Independence is happiness.
—Susan B. Anthony
Grow Their Legs
One May evening I was backing out of the driveway when my daughter Sophie let out a little yelp. I immediately hit the brakes as she said, “Mom, what is that up against the garage door?” At first glance, it looked like a crumpled brown paper grocery bag. But when Sophie added, “Is that a baby deer?” I realized that she was right. We immediately got out of the car to take a closer look. It was so tiny—maybe about 18 inches curled up—with light brown fur dotted with white spots. It appeared to be peacefully sleeping, which was an unusual sight since we live in the city. We wondered what we should do about it, but since we had softball practice to get to, we had to get back in the car and go.
When we returned home that evening, the baby deer was still there. The next morning it was gone, but a day later it showed up again, this time staying for almost eight hours, just sleeping and seemingly abandoned by its mother. My daughters thought we had a new pet, but I was more skeptical. I wondered whether there was something I should be doing to help the little fawn.
I was relaying the story to my mom when she told me that she had recently read an article about this phenomenon of baby deer being found alone in residential areas. It turns out that it is quite normal for mother deer to leave their babies alone while they go off to forage for food and that we should just leave the fawn alone. When they are very young, the fawns cannot keep up with their mothers and are susceptible to predators, so mothers leave them in places where they will be safe, which is usually in tall grass or bushes, but can sometimes be out in the open like our driveway.
This mother deer thought that our driveway was a safe place for her fawn. She is not unlike the caregivers of my students who send their sons and daughters off to school hoping that they will find a safe place in my classroom where they will be nourished and “grow their legs.” This is especially true for me as a teacher of high school seniors. My students are almost ready to move on to the next stage in their lives. They still need encouragement and coaching in their reading and writing lives.
On the other hand, there is something to be said about giving students space within a safe environment. Being left alone to make their own choices about what they will read and what they will write is its own form of nourishment. We’re often quick to intervene when we see students struggle, but within a safe environment some independence will help students to develop those strong legs that will allow them to enter the world and keep up.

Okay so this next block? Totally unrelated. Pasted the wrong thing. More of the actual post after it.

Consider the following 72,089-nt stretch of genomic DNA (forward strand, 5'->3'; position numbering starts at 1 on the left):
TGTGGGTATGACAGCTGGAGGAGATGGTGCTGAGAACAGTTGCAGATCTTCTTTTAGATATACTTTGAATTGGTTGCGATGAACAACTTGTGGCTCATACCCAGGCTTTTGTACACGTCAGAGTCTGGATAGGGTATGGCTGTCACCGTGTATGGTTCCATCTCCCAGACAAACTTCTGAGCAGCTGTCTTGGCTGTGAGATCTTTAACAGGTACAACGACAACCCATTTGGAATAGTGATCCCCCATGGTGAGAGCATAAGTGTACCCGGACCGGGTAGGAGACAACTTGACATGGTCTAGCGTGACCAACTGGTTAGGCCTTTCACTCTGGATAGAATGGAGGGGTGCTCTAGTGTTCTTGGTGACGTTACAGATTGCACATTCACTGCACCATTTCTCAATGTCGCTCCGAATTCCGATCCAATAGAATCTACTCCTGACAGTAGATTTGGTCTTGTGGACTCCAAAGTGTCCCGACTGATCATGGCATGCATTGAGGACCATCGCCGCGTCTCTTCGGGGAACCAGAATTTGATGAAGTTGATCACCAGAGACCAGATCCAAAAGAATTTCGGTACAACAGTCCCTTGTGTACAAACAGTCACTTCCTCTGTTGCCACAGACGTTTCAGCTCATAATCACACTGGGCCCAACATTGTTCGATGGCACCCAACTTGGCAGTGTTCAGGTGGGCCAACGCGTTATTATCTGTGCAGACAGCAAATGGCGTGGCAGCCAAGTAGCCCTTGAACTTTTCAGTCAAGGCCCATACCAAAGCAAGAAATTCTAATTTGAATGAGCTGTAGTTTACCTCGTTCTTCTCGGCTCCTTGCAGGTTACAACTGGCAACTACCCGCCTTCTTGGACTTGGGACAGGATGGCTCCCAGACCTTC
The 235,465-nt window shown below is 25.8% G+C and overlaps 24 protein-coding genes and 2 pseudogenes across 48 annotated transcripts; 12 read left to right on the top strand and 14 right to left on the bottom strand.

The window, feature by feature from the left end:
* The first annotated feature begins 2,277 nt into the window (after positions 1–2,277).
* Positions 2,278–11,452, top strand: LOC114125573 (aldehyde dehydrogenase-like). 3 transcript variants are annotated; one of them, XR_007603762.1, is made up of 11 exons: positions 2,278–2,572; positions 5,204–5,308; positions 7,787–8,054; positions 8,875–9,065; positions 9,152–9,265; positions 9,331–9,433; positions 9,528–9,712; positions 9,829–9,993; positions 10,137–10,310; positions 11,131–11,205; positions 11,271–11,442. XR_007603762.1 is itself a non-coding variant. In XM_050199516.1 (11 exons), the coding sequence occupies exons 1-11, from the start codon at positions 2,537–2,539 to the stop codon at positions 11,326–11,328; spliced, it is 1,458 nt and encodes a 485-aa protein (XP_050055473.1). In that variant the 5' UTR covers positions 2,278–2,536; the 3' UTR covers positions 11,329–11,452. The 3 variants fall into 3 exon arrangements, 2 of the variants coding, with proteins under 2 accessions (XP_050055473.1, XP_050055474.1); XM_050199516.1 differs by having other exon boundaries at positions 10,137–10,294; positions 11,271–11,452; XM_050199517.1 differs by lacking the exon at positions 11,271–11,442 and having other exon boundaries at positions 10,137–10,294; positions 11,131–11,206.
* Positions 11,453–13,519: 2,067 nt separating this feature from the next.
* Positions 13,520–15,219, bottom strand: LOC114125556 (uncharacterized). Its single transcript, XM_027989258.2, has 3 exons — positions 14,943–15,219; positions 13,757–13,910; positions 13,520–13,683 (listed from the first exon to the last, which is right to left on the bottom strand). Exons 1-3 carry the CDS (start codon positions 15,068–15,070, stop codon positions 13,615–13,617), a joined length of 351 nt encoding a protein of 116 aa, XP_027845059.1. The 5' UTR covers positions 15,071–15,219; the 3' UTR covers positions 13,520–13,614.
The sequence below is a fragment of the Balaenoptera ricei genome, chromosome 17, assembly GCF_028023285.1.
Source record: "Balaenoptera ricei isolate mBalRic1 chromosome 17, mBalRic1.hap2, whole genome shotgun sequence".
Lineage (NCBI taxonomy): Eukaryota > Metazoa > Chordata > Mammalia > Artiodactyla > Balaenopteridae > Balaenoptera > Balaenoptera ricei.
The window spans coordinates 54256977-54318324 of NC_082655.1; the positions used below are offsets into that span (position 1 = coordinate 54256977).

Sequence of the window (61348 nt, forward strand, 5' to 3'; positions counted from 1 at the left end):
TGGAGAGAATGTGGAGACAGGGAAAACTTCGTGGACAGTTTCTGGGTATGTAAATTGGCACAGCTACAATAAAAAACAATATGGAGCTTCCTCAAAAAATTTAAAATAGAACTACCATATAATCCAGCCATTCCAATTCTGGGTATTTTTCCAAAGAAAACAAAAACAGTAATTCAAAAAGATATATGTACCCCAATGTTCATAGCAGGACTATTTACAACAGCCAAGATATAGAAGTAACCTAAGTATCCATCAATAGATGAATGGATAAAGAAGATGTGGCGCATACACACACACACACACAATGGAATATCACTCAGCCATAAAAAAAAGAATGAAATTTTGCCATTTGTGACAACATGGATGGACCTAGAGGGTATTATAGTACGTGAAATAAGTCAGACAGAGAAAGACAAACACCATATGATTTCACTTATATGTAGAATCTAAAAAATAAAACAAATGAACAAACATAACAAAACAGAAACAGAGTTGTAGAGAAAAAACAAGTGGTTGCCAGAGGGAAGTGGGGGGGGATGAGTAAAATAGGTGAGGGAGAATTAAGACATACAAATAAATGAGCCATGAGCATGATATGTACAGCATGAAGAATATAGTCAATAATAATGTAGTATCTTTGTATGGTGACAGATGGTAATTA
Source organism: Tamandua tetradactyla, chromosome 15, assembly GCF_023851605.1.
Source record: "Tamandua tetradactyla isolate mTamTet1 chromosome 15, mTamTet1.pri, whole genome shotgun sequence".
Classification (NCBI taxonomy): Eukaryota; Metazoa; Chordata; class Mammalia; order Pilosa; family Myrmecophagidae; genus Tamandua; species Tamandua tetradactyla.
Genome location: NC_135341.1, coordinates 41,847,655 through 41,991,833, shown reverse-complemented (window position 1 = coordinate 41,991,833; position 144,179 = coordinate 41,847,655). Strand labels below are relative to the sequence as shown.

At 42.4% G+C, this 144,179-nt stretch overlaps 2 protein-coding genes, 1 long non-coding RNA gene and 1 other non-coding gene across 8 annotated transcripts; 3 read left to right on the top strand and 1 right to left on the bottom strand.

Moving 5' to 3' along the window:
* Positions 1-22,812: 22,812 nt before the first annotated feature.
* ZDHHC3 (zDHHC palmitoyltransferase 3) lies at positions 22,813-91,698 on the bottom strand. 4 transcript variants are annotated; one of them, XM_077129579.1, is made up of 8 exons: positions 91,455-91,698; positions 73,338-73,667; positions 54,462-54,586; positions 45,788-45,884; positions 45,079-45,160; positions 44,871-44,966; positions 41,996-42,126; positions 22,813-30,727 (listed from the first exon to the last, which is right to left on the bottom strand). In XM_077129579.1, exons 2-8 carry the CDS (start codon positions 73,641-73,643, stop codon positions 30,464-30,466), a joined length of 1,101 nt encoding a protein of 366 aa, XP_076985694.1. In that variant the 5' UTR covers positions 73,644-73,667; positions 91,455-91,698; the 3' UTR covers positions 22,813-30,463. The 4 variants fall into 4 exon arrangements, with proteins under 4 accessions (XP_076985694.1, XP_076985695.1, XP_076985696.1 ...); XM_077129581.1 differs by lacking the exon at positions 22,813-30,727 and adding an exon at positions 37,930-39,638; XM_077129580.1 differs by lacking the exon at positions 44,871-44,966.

This week we look at making workshop work—plus more, as always.
This month’s featured contributor is Heather Fisher. Heather is a K-4 instructional coach at Mulready Elementary in the Hudson Public Schools in Massachusetts. She also has experience as a first-grade teacher, second-grade teacher, reading specialist, and literacy coach. In her everyday coaching practice, she seeks to radiate positivity in her mission to celebrate the small things as students and teachers continue in their daily growth.
Join the Choice Literacy Book Club! Heather Fisher selected So You Want to Be an Owl by Jane Porter and Maddie Frost as our September read. Grab a copy, and join the conversation using the hashtag #ChoiceLiteracyBookClub.
Cathy Mere and Ruth Ayres discuss this week’s theme on the Choice Literacy Big Fresh podcast.
Suzy Kaback asks her students to write letters of recommendations for themselves, and finds the activity ripples across the school mentoring community. This exercise is a terrific catalyst for creating personal improvement plans. This article was first published in 2012.
Tara Barnett and Kate Mills give guidance and support for varying the structures and routines in literacy workshops. This article was first published in 2020.
Don’t miss our Process Play course: Elementary Contributors Empower Choice. Enjoy this roundup of practices as contributors return to their roots of choice, even in the uncertain times of pandemic teaching. Learn alongside Tammy Mulligan, Bitsy Parks, Matt Renwick, and Stella Villalba. This course is free for members and available to purchase for others.
New members-only content is added each week to the Choice Literacy website. If you’re not yet a member, click here to explore membership options.
In a new video, instructional coach Staci Revere reminds us of the importance of modeling our own reading lives for students, especially the parts where we struggle as readers.
In an encore article, Tara Barnett and Kate Mills give a step-by-step guide for creating choice boards in writing workshop.
Matt Renwick offers an effective protocol for communicating feedback.
In this Coaching Minute video, Ruth Ayres explains the importance of keeping writers in motion and ways in which instructional coaches can reinforce routines that will help students keep writing.
Don’t forget our downloads! Instructional coach Jean Russell explains the importance of establishing norms and a framework for coaching cycles. Included are downloads for a coaching framework and a coaching checklist for an initial interview.
In a Deep Dive course, Matt Renwick guides instructional leaders to implement and strengthen instructional literacy walks. Through literacy walks, leaders seek out promising practices, note and name them during formative visits, and lead coaching conversations with teachers. The outcome is not only school improvement, especially in literacy, but also a community of learners who engage in continuous improvement as a natural stance. Free to Literacy Leader members.
It is not in the stars to hold our destiny but in ourselves.
That’s all for this week!